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Inspection report

Date of Inspection: 20 November 2013
Date of Publication: 17 December 2013
Inspection Report published 17 December 2013 PDF

People should get safe and appropriate care that meets their needs and supports their rights (outcome 4)

Meeting this standard

We checked that people who use this service

  • Experience effective, safe and appropriate care, treatment and support that meets their needs and protects their rights.

How this check was done

We looked at the personal care or treatment records of people who use the service, carried out a visit on 20 November 2013, observed how people were being cared for and checked how people were cared for at each stage of their treatment and care. We talked with carers and / or family members and talked with staff.

We used the Short Observational Framework for Inspection (SOFI). SOFI is a specific way of observing care to help us understand the experience of people who could not talk with us.

Our judgement

People experienced care, treatment and support that met their needs and protected their rights.

Reasons for our judgement

We saw that staff had a kind and caring approach towards people they supported. People looked comfortable and relaxed in their home.

During the morning of our inspection a weekly coffee morning had taken place, with relatives and members of the local community invited. The activities coordinator told us that the coffee morning and the raffles they held helped to raise funds: “To buy sensory equipment. We are hoping to buy these soon as we have chosen some small things, like mobile equipment we can use with residents”. “Using sensory equipment would be so helpful, just being able to calm people who are anxious or frustrated would be much better”.

The registered manager told us that they planned to extend their enhanced dementia training for all staff. This would ensure that the dementia care provided in the home followed the recommended dementia standards. This would include the move to non uniforms for staff, and the availability of individual rummage boxes for people so they had access at all times to objects that were relevant to them. Staff we spoke with were enthusiastic about these developments and how this would improve activities and stimulation for people. This meant that people’s welfare was promoted in keeping with published research and guidance.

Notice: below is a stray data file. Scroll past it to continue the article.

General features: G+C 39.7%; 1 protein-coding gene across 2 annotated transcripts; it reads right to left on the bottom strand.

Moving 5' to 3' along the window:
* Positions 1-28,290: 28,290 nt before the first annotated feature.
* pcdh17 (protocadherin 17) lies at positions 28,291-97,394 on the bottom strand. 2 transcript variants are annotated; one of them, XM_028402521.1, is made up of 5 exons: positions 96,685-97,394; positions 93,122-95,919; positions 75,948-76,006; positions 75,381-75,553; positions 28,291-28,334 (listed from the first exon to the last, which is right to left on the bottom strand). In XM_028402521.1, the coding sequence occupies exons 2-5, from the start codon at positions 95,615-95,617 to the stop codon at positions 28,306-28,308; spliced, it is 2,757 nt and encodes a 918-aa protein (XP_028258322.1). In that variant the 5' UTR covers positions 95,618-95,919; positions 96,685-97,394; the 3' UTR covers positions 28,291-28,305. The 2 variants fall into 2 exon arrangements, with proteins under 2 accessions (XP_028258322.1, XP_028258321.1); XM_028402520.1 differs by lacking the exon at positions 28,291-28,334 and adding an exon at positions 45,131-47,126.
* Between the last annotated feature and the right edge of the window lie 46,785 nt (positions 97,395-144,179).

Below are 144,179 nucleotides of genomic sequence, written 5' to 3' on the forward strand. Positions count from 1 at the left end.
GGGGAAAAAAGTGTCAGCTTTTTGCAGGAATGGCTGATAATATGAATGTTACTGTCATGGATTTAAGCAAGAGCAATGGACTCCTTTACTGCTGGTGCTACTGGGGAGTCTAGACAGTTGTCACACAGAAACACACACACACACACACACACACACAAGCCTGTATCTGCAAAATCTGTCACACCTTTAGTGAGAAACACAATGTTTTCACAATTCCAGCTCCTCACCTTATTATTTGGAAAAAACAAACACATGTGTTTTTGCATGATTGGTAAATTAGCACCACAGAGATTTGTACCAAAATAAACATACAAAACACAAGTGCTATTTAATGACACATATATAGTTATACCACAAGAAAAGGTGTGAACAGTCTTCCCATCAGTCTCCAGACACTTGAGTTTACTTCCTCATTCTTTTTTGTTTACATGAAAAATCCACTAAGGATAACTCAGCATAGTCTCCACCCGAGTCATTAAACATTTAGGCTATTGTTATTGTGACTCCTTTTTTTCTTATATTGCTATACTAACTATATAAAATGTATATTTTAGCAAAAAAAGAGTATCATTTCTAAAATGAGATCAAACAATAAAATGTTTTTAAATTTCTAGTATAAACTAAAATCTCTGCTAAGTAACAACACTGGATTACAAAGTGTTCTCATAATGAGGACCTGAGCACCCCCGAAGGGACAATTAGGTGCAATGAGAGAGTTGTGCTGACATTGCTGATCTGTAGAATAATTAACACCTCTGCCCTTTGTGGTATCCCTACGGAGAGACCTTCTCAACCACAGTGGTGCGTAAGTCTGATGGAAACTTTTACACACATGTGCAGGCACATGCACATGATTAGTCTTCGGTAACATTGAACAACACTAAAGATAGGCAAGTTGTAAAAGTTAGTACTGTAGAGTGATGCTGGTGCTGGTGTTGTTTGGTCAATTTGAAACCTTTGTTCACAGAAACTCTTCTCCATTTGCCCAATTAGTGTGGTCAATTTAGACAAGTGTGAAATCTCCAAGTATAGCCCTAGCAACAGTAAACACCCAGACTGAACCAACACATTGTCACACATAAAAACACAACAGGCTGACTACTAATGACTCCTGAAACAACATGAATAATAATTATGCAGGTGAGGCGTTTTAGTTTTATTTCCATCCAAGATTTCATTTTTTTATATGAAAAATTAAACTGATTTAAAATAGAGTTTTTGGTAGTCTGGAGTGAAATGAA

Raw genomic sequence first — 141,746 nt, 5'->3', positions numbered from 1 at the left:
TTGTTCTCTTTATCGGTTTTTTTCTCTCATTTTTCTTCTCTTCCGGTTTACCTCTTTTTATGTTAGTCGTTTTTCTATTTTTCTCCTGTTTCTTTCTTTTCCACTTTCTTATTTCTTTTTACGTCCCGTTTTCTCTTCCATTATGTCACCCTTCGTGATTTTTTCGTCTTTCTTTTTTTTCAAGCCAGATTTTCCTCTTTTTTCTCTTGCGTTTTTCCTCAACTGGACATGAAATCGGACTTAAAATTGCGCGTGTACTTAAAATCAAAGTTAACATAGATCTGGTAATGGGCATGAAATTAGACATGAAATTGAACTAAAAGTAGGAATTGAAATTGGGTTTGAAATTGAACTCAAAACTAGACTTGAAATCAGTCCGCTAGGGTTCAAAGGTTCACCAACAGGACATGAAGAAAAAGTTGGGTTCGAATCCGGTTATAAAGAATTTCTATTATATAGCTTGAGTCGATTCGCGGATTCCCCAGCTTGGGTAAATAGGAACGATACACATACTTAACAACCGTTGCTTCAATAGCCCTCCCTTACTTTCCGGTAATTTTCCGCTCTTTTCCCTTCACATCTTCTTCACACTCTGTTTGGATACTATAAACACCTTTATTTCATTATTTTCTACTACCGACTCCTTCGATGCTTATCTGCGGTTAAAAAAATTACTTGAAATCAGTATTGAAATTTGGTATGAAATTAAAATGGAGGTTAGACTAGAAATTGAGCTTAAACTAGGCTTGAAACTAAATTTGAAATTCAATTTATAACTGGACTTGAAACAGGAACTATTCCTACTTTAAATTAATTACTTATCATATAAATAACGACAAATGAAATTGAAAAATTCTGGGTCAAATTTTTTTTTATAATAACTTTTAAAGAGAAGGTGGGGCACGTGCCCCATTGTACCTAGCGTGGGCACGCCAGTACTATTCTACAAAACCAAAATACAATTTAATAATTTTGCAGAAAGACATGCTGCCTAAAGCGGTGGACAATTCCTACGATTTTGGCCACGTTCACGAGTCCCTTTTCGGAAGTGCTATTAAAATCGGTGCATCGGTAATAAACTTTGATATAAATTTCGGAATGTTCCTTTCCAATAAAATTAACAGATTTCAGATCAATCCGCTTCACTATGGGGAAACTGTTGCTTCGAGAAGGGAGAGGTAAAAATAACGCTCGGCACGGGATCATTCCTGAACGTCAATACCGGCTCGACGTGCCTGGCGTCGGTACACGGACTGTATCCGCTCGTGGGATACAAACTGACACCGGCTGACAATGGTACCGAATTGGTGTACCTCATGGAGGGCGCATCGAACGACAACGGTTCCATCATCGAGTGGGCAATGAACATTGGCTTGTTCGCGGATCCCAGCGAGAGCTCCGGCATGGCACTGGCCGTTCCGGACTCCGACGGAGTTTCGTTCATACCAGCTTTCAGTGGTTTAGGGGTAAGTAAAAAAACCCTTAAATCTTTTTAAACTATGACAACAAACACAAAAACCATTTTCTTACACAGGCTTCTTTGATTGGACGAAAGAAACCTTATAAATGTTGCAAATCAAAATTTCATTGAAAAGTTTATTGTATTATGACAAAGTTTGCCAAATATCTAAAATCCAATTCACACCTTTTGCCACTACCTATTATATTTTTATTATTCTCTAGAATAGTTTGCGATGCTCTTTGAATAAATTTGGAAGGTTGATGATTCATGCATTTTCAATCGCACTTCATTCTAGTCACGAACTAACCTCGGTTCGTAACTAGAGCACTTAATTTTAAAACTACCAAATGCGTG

We read the care records for three people and saw how their care had been provided and managed. We saw that these care records had been reviewed regularly and changes had been recorded which made sure that people's needs had been met as changes had occurred. Staff told us they made sure they were fully up to date with any changes to people’s care needs. This made sure that staff had the information they needed so they could provide consistent care. This meant that care and treatment was planned and delivered in a way that was intended to ensure people's safety and welfare.

We found that staff we spoke with had a good knowledge of the care needs of the people whose care records we had read. This matched the information in the care records and the care we saw people received during our inspection.

We saw that risk assessments had been carried out whenever a risk had been identified for people associated with their conditions. For example, risk assessments for manual handling, eating and drinking were in place where required. We saw that plans were in place that made sure staff had the information they needed on how to manage, support and keep people safe. Staff confirmed this. This meant that people received the care they needed whilst the risk of harm to them was minimised.

The provider may wish to note that we looked at the risk assessments for people where risks had been identified associated with their mobility. We found that where the use of hoists was required to minimise these risks, appropriate slings had not always been available. We found that slings had not been identified or made available for individual use, or that appropriately sized slings had not always been available as needed. Staff we spoke with confirmed this. This meant that there were potential risks associated with shared slings, such as the risk of cross infection and the risk that incorrect size slings may be used. We spoke with the registered manager who assured us that action would be taken to address this.